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Jake weight/beard/spur question.

Discussion in 'Bird Taxidermy' started by Tanglewood Taxidermy, Nov 18, 2017.

  1. Tanglewood Taxidermy

    Tanglewood Taxidermy Well-Known Member

    What causes a Rio jake that is 15 pounds with a 4" beard and 3/4" spurs to be in the same group that has an 8 pound jake with a 1/4" beard and spur that is a rubbery nob 1/8" with others at various sizes in between?

    Is it because they are from early and late nestings or particular genetics, or a little of both?
     
  2. jimss

    jimss Active Member

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    Wow, that is a big difference in weights between the 2 jakes! Where I hunt in Nebraska the turkeys tend to scatter in the spring. During the summer and early fall the toms/jakes tend to congregate back together in small groups. I'm sure some of the jakes/toms in these groups come from different areas and potentially have different genetics....and possibly had different diets during the spring and early summer.

    I wonder if turkeys are like humans? Some have genetics for small bodies and others for larger bodies? It may also be a difference in feed or time that each was hatched? Obviously poults that hatch earlier or live in areas with better feed have the potential of having larger bodies their first year in life. An untimely snowstorm or heavy rain event may make it tougher for poults hatched at that week in the spring to have a rougher time surviving than a week or 2 later....or visa-versa. There are so many different factors. I have a feeling you are seeing a little bit of everything that causes different size and weights.
     

  3. Tanglewood Taxidermy

    Tanglewood Taxidermy Well-Known Member

    Thanks jimss. I'm thinking genetics may be the reason, since all eight of the jakes I have killed were within a 200 yard radius, so diet, I believe, shouldn't be much of a factor in the wide range of differences.

    I believe that most living creatures fall within a range of what is consistent with the species, however, my observations of critters like deer as an example, genetics and nutrition dictate wether it will fall within the lower, upper or midrange of what is considered normal, so I would think turkeys would be the same way.

    I wonder when the earliest hatches happen and when the latest hatches take place? Is it a few weeks or more than a month or two?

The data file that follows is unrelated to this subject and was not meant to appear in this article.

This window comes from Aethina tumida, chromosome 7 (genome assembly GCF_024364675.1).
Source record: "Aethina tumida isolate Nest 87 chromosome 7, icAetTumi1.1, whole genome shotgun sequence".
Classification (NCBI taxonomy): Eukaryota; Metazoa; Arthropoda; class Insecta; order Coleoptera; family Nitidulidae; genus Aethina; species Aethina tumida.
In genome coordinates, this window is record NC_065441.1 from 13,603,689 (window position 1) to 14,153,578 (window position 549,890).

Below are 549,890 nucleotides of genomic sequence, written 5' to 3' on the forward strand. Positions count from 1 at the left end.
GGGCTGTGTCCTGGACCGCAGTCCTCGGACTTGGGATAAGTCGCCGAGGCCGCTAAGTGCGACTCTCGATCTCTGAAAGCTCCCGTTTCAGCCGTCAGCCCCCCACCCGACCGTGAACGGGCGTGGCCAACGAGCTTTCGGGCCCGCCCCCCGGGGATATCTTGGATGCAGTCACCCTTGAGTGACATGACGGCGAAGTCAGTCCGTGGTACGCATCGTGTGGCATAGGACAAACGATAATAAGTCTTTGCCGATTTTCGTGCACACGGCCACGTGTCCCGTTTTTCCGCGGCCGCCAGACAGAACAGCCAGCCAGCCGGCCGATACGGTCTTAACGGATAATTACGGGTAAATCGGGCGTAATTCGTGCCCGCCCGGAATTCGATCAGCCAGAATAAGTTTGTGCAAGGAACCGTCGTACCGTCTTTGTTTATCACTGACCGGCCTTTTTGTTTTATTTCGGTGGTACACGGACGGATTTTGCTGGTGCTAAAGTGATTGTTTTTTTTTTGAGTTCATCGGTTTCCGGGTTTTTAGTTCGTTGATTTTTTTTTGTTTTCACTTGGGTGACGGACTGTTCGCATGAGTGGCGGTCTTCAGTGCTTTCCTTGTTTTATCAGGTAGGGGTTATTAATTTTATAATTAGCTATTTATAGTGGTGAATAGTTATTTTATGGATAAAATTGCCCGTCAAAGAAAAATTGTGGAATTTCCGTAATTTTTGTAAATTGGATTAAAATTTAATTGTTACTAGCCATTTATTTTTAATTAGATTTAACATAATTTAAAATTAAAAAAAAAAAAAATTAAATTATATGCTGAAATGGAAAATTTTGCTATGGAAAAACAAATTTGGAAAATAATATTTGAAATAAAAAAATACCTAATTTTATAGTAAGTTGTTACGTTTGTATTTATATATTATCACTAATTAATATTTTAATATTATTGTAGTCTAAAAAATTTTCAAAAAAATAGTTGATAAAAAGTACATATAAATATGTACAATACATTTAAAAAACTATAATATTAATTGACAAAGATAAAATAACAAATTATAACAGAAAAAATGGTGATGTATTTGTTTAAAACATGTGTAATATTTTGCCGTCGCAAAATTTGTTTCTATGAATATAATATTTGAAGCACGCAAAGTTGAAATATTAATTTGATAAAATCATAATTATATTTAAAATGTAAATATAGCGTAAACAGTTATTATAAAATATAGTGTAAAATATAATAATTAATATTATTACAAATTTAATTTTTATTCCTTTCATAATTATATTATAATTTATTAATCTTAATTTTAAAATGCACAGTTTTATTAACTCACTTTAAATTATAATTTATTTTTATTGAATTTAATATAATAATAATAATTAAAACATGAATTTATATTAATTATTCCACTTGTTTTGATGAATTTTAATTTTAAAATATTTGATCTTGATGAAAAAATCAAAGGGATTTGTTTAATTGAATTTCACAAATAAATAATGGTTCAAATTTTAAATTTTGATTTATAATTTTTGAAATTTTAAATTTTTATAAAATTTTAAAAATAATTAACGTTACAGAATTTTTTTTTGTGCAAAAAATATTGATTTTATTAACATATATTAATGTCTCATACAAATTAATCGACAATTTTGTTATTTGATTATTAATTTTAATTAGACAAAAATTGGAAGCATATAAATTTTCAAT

I can see where jakes hatched in early spring could be mixing with jakes hatched in late spring, however, would those few weeks really make that much of a difference a year later?

    My grandson and I doubled on jakes from the same group at the same time early in the season. One had 3 1/2" beard, 3/4" spurs and weighed 13 pounds and one had a 1 1/2" beard, 3/8" spurs and was 11 pounds.

    This is just something we have question over the years and never asked anyone before now.
     
  4. jimss

    jimss Active Member

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    In the area I hunt in Nebraska the rio/rio crosses migrate over a super large area between spring and winter. In fact they wander as far as 20 miles between seasons. It sounds like where you are they have a fairly small home range? In Nebraska and here in Colorado single hens start wandering away from flocks to nest starting the first or second week in April (depending upon the weather). Toms are still strutting and breeding hens into the first week in June. There is around a 2 month swath where they are nesting so I'm sure there would be a difference in size of poults the first year. I'm not sure if the turkeys would catch up in size by the 2nd season. I think a lot would depend upon their diets. If you live in the area and are in the field you might notice if there are differences in poult size during the summer and into the fall?

    An 8 or 11 lb jake is mighty small! Almost all of the toms I shoot are in the 20 to 25 lb range. I'm sure the jakes are a chunk smaller but I don't think I've seen any jakes that are 8 to 11 lbs? The turkeys where I hunt in Nebraska have a diet of corn from early fall through the winter and early spring. It sounds like the diet for turkeys in your area may be limited? There is also a huge hierarchy with turkeys. Dominate hens, jakes, and toms likely have precedence over best eating spots. If food is limited you can imagine who gets the cream of the crop! Also, how tough are your winters? If there is deep snow and they are limited in diet that may be part of what you are seeing?